Do not wait until August is over

  • Yes, you may take some days off, or even go on that holiday that was already planned and paid for but be back as soon as possible and try to be productive ahead of September 1st
  • Be aware that as in any crisis, some firms over-did the reduction of teams, while other firms start getting the rush because they did not hire enough analysts/associates out of masters programs and even more, some other firms in “hot” sectors (like restructuring/turnaround shops) need to get work done and need to hire people (in industry parlance: “they need bodies” at the bottom of the pyramid).

This line of argumentation tries to get that edge for doing a bit of sacrifice: if you wait until it is September, you will be on the same level with everyone that decided to wait to look for a job until coming back to your home-town. If you get into your state of flow while everyone else is sunbathing, you will have an edge!

Time to “BIF-up” your candidacy

At this critical time for your career, the Breaking into Finance program can guide your effort through its 4 pillars:

  1. Review and reinforce your story: use this involuntary break to review and redefine your story as needed. Also, not the time to be especially picky on your next job but this can be an awakening to change to a different sub-sector
    1. Re-vamp your marketing materials: polish your CV, your elevator pitch and especially, be ready discuss openly and firmly your being laid off.
    1. Networking: get your action plan ready and start approaching people that maybe closer to you and that you know are working and not on holidays. For those you are not close enough and/or are positive they are on holidays, have everything ready to shoot those networking messages in September.
    1. Practice interviews: become that “very focused professional” (aka. Weirdo) rehearsing the interview skills at the beach or by the pool, as much as needed. Forget about what they may call you; better to be ready for when the next interview comes.

Closing thoughts

In many cases being fired or being denied that fair promotion leads people to thrive in the job that was actually right for them. I am not saying that you will become the cliché or movie story saying “this is the best thing that happened to me”; but sometimes a slap in the face helps us re-channel our energies.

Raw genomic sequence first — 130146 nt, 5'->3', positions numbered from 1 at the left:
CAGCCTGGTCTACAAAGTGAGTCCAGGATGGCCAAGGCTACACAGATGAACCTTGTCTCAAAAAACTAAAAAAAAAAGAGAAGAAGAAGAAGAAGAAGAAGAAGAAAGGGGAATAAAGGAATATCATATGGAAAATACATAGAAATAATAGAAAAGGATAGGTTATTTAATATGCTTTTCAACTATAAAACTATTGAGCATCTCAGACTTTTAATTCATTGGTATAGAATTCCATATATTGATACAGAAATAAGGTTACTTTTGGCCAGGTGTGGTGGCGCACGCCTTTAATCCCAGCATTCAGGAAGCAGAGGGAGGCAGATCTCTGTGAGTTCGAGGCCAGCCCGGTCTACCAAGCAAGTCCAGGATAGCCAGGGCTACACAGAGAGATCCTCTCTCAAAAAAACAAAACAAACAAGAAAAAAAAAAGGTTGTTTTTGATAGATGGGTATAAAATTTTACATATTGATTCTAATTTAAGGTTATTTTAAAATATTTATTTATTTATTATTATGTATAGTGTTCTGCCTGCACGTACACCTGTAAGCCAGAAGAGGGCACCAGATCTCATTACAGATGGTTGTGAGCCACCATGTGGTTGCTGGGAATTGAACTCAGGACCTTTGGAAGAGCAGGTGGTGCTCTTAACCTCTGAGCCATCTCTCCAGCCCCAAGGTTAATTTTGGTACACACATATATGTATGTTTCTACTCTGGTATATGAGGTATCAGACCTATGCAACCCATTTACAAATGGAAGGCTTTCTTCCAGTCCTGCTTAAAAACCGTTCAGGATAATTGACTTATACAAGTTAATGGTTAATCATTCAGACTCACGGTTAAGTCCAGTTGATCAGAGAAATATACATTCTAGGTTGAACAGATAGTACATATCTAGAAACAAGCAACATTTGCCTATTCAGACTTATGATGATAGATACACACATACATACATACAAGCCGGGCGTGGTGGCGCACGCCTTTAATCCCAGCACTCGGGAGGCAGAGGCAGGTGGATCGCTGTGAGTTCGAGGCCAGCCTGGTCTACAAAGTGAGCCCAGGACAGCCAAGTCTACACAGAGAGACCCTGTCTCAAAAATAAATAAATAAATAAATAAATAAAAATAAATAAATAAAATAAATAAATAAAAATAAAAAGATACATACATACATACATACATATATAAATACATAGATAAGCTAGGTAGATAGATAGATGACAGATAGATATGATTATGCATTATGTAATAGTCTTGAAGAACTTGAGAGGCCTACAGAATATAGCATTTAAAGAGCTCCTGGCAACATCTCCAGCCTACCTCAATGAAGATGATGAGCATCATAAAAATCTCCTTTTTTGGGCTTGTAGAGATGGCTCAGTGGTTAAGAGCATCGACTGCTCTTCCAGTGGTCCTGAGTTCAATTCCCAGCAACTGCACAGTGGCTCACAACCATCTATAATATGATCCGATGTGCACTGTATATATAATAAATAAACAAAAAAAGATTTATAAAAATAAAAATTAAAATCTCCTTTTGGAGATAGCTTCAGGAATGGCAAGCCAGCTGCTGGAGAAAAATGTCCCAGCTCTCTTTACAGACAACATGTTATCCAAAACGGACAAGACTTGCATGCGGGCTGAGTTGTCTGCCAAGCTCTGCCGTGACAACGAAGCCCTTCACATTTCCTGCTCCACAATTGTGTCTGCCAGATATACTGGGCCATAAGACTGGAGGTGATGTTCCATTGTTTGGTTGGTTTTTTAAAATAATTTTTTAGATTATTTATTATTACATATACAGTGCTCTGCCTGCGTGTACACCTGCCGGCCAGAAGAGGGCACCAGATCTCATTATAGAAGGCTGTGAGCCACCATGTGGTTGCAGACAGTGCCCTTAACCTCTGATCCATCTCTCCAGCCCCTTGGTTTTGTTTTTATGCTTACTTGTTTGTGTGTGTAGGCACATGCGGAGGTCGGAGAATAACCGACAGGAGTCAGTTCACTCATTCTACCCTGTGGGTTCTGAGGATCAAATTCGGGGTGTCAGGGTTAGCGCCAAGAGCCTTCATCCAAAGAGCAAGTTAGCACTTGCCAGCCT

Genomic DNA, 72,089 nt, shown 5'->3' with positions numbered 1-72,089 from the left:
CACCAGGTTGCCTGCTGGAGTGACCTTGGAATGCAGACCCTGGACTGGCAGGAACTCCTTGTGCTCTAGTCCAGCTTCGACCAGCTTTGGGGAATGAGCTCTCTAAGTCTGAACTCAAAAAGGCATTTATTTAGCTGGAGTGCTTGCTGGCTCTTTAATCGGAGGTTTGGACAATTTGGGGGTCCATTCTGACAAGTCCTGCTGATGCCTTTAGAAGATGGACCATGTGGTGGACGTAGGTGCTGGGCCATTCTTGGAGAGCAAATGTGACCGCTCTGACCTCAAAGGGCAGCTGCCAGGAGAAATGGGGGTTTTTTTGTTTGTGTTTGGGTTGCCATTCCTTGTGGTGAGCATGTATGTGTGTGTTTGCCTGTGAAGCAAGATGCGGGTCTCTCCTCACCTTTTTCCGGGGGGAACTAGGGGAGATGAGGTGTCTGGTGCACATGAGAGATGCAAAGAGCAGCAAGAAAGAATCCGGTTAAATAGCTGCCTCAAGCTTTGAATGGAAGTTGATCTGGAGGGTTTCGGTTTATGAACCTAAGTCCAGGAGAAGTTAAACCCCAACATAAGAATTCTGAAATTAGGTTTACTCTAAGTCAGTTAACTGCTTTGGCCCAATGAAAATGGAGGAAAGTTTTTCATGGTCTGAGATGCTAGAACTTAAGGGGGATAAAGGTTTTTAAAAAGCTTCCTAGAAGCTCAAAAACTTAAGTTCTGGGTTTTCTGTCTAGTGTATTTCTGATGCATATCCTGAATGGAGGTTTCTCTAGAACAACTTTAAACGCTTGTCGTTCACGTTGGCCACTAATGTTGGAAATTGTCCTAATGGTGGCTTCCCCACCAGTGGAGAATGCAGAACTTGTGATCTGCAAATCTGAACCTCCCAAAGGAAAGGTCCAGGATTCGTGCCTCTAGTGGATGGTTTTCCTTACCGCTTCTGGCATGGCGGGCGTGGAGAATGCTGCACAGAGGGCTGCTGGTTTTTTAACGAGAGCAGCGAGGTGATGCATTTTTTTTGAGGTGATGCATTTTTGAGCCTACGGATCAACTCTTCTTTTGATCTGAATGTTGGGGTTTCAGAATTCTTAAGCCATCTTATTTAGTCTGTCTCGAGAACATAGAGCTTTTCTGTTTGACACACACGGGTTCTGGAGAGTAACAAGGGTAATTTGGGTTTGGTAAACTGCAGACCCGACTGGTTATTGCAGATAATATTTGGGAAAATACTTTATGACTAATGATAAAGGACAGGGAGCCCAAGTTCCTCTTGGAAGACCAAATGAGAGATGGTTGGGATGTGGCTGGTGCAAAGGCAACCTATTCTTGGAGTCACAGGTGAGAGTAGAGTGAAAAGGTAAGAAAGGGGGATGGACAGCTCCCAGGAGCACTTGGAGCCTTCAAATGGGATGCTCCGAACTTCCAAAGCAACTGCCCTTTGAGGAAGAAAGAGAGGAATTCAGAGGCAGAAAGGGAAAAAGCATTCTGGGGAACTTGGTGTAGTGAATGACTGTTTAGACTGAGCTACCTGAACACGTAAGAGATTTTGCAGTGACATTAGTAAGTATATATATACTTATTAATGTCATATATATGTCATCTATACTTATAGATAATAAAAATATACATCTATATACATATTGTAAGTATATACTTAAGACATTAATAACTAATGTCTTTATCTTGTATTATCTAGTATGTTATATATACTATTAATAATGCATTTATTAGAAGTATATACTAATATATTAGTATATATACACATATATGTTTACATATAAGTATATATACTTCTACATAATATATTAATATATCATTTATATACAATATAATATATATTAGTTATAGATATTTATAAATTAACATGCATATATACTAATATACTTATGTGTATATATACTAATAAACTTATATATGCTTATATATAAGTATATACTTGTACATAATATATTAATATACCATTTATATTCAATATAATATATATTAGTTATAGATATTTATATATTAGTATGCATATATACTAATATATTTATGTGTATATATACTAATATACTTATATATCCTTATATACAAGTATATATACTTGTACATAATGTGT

As it is always the case from Breaking into Finance, we invite you to focus your energy in solving the problem (getting a job) while keeping a positive attitude that without doubt will show in your interview. In this, it is essential the piece on meditation.

Chin up! And remember one of our launching mottos: this too shall pass. Don’t hesitate to get in touch if you have any comments on this or any other article; visit our Services to see how we can be of help; or just reach out at

Improve your networking skills with this Breaking-into-Finance decalogue

Decálogo de networking de Breaking into Finance

Networking lies at the center of every effort to get into Finance for the first time or to take the next step in your career. Because even when you are taking the formal route of applying to a job through your university or a job-page, networking will provide you with an edge by being connected with people in the industry, having practiced your pitching and other interpersonal skills, and becoming more of an insider before, during and after the formal interview process.

I have spent most of my life as a Finance professional networking to be a better professional, calibrate my next move or, as I became more senior, to generate new business, revenues and profits.

The recipe, however, is always the same for us at Breaking into Finance, and we summarize it today as a decalogue.

  1. THE LIST: the starting point and the element that will concentrate your efforts is growing the list of target companies and contact people at those companies. If you are starting from scratch start dreaming big and putting only there your ideal employers, and then continue to grow it with smaller firms, related companies, headhunters, etc. The key to your list is to always come back to it, keep notes and always make clear markings for the next steps, setting reminders for next contacts, etc. It might not be obvious but a relationship that starts today with a coffee with a stranger and evolves with periodic meetings and e-mail, might result in getting your desired job in 6 years: I can attest to that! (E-mail me if you want the details).